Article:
So the wife wanted a date, and since we are at a somewhat remote location, that involved a 180 mile drive to drop the kids off at her parent’s house (we don’t have a good sitter lined up any closer). I wasn’t too excited about the prospect of putting 400 miles in on a Saturday after being sick with the flu all week, but we were promised a minimum of three kid free hours, which was the most time we’ve had since our youngest was born almost a year ago.
We decided to go to some garage sales in the area around her parents’ house, since it was a nice day and we’d already had lunch. Got a few things for the kids at the first garage sale.
We almost drove right past the second garage sale on our list because it was just an old man in a rocking chair in front of a run-down house that had obviously been converted into a barn/storage shed.
Since we were primarily just spending time together, and weren’t shopping for anything in particular, we decided to stop anyway.
I went into the back room of the “house” first. It was uninspiring, with a low ceiling, dirt floor, no lights, and junk piled everywhere. Judging by the smell, there were probably some uninvited animal tenants there as well.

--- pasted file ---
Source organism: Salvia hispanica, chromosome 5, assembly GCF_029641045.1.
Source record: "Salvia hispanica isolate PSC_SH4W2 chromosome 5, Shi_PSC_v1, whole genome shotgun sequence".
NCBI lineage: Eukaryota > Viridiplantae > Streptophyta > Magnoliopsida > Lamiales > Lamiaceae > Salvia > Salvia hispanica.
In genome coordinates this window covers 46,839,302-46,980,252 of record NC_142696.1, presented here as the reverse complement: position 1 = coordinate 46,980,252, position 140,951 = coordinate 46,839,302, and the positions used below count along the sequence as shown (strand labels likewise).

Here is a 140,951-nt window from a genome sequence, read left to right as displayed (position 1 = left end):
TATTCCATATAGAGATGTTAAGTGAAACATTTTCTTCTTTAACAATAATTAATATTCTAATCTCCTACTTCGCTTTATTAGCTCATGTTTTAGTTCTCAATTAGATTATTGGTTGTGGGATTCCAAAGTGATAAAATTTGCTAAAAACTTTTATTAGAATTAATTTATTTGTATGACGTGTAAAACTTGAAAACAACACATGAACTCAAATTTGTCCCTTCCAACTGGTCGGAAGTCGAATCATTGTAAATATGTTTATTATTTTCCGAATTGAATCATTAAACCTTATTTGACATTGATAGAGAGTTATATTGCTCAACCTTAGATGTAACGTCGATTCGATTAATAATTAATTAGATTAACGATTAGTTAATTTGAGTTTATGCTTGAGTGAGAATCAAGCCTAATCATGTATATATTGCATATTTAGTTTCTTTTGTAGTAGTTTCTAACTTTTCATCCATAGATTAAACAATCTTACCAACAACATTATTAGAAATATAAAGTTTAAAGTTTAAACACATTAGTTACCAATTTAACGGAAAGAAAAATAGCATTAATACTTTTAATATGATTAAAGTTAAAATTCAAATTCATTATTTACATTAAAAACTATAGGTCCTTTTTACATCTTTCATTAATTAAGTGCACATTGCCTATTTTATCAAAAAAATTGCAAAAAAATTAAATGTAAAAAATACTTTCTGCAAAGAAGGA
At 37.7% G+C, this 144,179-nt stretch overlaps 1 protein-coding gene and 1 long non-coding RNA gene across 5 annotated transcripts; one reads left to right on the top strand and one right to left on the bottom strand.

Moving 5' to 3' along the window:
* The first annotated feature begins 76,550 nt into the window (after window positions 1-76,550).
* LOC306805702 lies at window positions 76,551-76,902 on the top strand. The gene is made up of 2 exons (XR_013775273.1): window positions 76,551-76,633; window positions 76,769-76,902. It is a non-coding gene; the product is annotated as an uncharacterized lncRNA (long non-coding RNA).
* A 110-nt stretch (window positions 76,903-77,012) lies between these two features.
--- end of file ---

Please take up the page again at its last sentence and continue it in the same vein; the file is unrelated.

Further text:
Much to my surprise, I saw a woman turning a rusty old hand plane over in her hands. I was hoping she was going to put it down, since it looked as if she had no idea what she had! Thankfully, she did put it down, and as soon as she was a few feet away, I quickly snatched it up.
We browsed the piles of rusted old tools, knicknacks, and sundry items which weren’t important enough to be stored in the main house, and my wife was pretty eager to get out of there. I was happy with the hand plane that I had found, but wanted “just one more look around” to see if there was anything else of value.
Just as I was about to leave, I noticed some familiar shapes in a corner of an unlit room behind a door and several precarious balanced piles of junk. There, on the wall hanging from nails, were four more hand planes!
I brought the old man inside, and started bargaining with him, and was able to pick up all five hand planes, a pair of tin snips, an old tractor steering wheel, and a mechanical egg beater, for the low price of $53! (the last two items are going to be toys for the kiddos).
The planes I got are as follows:
Stanley #7 (dated it out to 1931-32 with some research online)
Stanley #5 1/2
two smaller planes with no real identifying marks.
I plan on purchasing some rosewood to make new handles for the Stanley’s which are missing them, but the rust appears to be all surface level. I’m looking forward to bringing these beauties back to life and incorporating them into my growing collection of hand tools.